What is Sturge-Weber syndrome?
Sturge-Weber syndrome is a rare, neurological disorder present at birth and characterized by a port-wine stain birthmark on the forehead and upper eyelid on one side of the face. The birthmark can vary in color from light pink to deep purple and is caused by an overabundance of capillaries (small blood vessels) around the trigeminal nerve just beneath the surface of the face.
Sturge-Weber syndrome is also accompanied by abnormal blood vessels on the brain's surface and the loss of tissue (atrophy) with deposits of calcium (calcification) in the cerebral cortex of the brain on the same side as the birthmark. Sturge-Weber syndrome rarely affects other body organs.
Neurological symptoms may include:
- Seizures that begin in infancy and may worsen with age. Convulsions usually happen on the side of the body opposite the birthmark and vary in severity
- Intermittent or permanent muscle weakness
- Developmental delays and cognitive impairment
- Glaucoma (increased pressure within the eye) at birth or later. The increased pressure within the eye can cause the eyeball to enlarge and bulge out of its socket (buphthalmos)
Treatment is symptomatic. Laser treatment may be used to lighten or remove the birthmark. Anticonvulsant medications may be used to control seizures. Physical therapy may help with muscle weakness and educational therapy may help those with impaired cognition or developmental delays. Doctors recommend yearly monitoring for glaucoma.
Although it is possible for the birthmark and atrophy in the cerebral cortex to be present without symptoms, most infants will develop convulsive seizures during their first year of life. There is a greater likelihood of intellectual impairment when seizures start before the age of 2 and are resistant to treatment.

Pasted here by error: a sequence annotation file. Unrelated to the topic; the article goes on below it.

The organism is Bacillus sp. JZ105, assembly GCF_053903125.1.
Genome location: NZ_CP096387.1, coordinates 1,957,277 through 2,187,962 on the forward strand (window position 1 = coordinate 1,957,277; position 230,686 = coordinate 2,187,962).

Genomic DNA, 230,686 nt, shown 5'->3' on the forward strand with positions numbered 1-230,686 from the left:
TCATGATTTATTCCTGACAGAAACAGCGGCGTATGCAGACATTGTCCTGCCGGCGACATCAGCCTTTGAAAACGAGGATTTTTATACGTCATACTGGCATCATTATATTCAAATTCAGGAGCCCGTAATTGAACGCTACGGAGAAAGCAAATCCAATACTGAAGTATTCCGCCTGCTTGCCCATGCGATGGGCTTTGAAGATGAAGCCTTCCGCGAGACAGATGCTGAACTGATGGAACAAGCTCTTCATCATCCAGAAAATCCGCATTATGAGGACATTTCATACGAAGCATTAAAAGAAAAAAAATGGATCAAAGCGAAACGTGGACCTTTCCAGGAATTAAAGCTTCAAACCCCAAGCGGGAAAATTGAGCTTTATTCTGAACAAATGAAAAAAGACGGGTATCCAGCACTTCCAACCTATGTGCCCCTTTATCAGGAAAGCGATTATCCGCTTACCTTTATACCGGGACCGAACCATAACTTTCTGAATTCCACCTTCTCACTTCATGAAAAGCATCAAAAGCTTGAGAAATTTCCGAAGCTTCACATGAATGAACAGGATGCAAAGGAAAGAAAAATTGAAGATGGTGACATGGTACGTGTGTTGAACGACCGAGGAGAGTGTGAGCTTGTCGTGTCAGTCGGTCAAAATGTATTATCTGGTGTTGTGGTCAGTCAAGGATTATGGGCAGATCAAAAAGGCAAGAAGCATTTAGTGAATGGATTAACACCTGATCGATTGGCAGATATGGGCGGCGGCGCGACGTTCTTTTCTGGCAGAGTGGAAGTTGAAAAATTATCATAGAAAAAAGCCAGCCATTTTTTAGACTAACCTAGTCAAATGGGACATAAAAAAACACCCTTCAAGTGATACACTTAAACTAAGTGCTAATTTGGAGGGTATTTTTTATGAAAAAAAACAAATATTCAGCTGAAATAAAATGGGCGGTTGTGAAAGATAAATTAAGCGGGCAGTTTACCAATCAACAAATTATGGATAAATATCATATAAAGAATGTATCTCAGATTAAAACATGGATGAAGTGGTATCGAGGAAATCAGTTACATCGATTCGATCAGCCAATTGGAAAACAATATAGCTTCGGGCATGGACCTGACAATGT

How can I or my loved one help improve care for people with Sturge-Weber syndrome?
Consider participating in a clinical trial so clinicians and scientists can learn more about Sturge-Weber syndrome and related disorders. Clinical research uses human volunteers to help researchers learn more about a disorder and perhaps find better ways to safely detect, treat, or prevent disease.
All types of volunteers are needed—those who are healthy or may have an illness or disease—of all different ages, sexes, races, and ethnicities to ensure that study results apply to as many people as possible, and that treatments will be safe and effective for everyone who will use them.
For information about participating in clinical research visit NIH Clinical Research Trials and You. Learn about clinical trials currently looking for people with Sturge-Weber syndrome at Clinicaltrials.gov.
Where can I find more information about Sturge-Weber syndrome?
Information may be available from the following organizations and resources: